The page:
Find out what documents you need to take with you
It’s wise to take, at the very least, a photocopy of all of your academic and professional qualifications with you – for long-haul destinations it might be wiser still to take the originals with you. Before you pack them away, you’ll need to find out if any documentation needs attesting – this is where a solicitor signs them to say they are the legal originals. These documents will then need to be sent to the Foreign Office for legalisation which you can find out more about here. Document attestation at solicitors can vary in price. I called up a few solicitors and got 3 documents done for £45. Legalisation costs £30 per document plus postage. This process can take a few weeks, so do it early.
Taking copies of passport(s) and visas is also a good idea, as is having a dozen or so passport photos – whether you’ve already been offered a job or not.
Do the maths
if you haven’t already been offered some money for turning up regularly to a building and doing some stuff, then you’ll need to get an idea of what the average salary is for your job in your chosen destination. It’s also a pretty good idea to find out about rental prices of houses and apartments, and even the cost of everyday sundries. Not only will it give you an idea of how much you’ll have to play with every month – but it might also save you from being ripped off.
Hmm….approaching people on social media is good groundwork and preparation if you’re about to set off to your chosen destination – LinkedIn, Twitter or friends of friends on Facebook can offer something – but how much time will these people give you in real life? Nothing beats getting business cards printed, CVs copied and making your face known upon arrival. While it’s not ideal to spend all of your time abroad solely in the company of people from the English-speaking world, the expat community is a good source of information about job opportunities, local bureaucratic processes and where to find a bargain. Approaching local companies directly with a business card and a crisp CV can’t hurt either. When you’re settled, it’s a good idea to limit the expat circle if you really want to fit in and learn about your new home – but for getting info and making friends, it’s unbeatable in those first few months.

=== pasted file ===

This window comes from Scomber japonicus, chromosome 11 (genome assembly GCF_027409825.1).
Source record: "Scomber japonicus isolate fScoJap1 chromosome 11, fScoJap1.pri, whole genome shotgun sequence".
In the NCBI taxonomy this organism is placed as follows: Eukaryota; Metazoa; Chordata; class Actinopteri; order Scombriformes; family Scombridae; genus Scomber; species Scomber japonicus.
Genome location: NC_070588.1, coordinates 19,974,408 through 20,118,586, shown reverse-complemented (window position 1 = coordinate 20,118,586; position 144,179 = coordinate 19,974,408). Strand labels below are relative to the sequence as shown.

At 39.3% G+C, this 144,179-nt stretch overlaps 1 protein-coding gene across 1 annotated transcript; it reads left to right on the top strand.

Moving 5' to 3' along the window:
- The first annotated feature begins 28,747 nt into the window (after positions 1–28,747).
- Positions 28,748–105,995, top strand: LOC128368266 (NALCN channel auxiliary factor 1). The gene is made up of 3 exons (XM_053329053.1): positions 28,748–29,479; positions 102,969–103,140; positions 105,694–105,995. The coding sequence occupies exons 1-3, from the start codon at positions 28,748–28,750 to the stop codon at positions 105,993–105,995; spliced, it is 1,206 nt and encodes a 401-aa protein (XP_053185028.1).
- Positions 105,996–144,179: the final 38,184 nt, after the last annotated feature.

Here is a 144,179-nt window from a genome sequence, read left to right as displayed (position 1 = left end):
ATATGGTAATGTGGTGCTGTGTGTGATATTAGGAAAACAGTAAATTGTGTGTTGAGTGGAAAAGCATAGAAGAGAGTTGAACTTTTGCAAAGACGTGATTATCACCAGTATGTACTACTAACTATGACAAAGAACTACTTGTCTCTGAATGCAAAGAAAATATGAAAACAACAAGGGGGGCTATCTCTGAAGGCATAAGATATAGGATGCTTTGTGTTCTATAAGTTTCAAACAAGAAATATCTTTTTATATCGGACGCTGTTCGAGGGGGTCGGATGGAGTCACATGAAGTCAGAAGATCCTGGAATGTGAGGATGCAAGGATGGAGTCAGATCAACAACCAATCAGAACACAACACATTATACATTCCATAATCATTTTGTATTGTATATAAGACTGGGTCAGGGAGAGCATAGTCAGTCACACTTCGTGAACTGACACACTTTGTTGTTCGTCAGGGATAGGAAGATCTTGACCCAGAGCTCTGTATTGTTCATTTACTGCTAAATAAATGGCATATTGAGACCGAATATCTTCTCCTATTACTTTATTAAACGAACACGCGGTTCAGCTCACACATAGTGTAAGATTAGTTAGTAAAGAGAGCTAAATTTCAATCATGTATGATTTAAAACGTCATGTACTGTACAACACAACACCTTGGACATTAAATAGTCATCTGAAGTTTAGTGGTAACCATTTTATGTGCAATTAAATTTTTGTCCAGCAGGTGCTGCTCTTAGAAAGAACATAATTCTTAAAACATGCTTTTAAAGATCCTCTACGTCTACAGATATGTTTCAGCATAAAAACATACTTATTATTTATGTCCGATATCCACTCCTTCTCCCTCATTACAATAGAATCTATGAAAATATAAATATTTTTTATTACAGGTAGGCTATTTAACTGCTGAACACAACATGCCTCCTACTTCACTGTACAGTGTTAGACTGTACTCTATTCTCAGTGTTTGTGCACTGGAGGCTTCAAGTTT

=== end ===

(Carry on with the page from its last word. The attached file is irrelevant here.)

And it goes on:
It’s a good way to work anywhere in the world, and if you’re both a passionate about your job and love travelling – then it’s the perfect job. If you have future aspirations of another career – take my advice: go to a region of the world that you like work and teach there for 2 years – then stop teaching. If you work in EFL for over 2 years then it gets difficult to escape, as I wrote about here.
Even if you’re taking a family abroad, you don’t need more than the bare essentials. Some people seem to transport their entire lives with them – and while creature comforts are necessary, it’s likely that most stuff can be bought upon arrival. And if the worst case scenario happens, and things don’t work out – having a load of stuff in storage means you won’t have to start again on your return.